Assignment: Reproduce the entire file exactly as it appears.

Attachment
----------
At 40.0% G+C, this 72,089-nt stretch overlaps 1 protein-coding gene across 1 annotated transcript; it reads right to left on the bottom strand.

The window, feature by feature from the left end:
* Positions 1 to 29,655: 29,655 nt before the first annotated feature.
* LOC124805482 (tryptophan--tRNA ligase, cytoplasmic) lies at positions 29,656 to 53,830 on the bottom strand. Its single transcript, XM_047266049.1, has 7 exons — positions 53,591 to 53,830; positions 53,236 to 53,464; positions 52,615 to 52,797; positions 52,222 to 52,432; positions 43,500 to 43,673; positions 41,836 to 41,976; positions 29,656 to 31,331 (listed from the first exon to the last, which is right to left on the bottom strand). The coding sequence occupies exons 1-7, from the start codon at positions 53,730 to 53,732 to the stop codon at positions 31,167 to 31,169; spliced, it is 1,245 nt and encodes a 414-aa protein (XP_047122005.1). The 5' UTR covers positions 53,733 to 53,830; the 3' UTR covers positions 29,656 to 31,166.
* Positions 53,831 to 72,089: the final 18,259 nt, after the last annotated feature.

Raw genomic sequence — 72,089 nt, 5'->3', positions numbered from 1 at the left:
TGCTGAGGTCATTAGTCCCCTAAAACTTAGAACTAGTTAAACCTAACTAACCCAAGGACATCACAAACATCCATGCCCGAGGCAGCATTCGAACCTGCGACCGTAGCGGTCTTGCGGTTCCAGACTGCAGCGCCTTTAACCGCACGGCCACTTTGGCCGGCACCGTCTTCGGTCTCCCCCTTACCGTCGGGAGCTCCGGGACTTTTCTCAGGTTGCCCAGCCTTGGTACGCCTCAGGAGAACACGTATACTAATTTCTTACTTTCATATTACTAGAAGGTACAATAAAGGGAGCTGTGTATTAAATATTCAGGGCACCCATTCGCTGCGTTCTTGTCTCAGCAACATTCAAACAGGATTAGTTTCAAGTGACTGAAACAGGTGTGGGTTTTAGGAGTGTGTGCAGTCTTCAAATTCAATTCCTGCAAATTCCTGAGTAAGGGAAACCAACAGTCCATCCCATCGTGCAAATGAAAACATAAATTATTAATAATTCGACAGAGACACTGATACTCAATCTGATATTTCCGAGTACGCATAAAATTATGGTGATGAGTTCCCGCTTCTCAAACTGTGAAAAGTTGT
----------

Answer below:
At 40.0% G+C, this 72,089-nt stretch overlaps 1 protein-coding gene across 1 annotated transcript; it reads right to left on the bottom strand.

The window, feature by feature from the left end:
* Positions 1 to 29,655: 29,655 nt before the first annotated feature.
* LOC124805482 (tryptophan--tRNA ligase, cytoplasmic) lies at positions 29,656 to 53,830 on the bottom strand. Its single transcript, XM_047266049.1, has 7 exons — positions 53,591 to 53,830; positions 53,236 to 53,464; positions 52,615 to 52,797; positions 52,222 to 52,432; positions 43,500 to 43,673; positions 41,836 to 41,976; positions 29,656 to 31,331 (listed from the first exon to the last, which is right to left on the bottom strand). The coding sequence occupies exons 1-7, from the start codon at positions 53,730 to 53,732 to the stop codon at positions 31,167 to 31,169; spliced, it is 1,245 nt and encodes a 414-aa protein (XP_047122005.1). The 5' UTR covers positions 53,733 to 53,830; the 3' UTR covers positions 29,656 to 31,166.
* Positions 53,831 to 72,089: the final 18,259 nt, after the last annotated feature.

Raw genomic sequence — 72,089 nt, 5'->3', positions numbered from 1 at the left:
TGCTGAGGTCATTAGTCCCCTAAAACTTAGAACTAGTTAAACCTAACTAACCCAAGGACATCACAAACATCCATGCCCGAGGCAGCATTCGAACCTGCGACCGTAGCGGTCTTGCGGTTCCAGACTGCAGCGCCTTTAACCGCACGGCCACTTTGGCCGGCACCGTCTTCGGTCTCCCCCTTACCGTCGGGAGCTCCGGGACTTTTCTCAGGTTGCCCAGCCTTGGTACGCCTCAGGAGAACACGTATACTAATTTCTTACTTTCATATTACTAGAAGGTACAATAAAGGGAGCTGTGTATTAAATATTCAGGGCACCCATTCGCTGCGTTCTTGTCTCAGCAACATTCAAACAGGATTAGTTTCAAGTGACTGAAACAGGTGTGGGTTTTAGGAGTGTGTGCAGTCTTCAAATTCAATTCCTGCAAATTCCTGAGTAAGGGAAACCAACAGTCCATCCCATCGTGCAAATGAAAACATAAATTATTAATAATTCGACAGAGACACTGATACTCAATCTGATATTTCCGAGTACGCATAAAATTATGGTGATGAGTTCCCGCTTCTCAAACTGTGAAAAGTTGT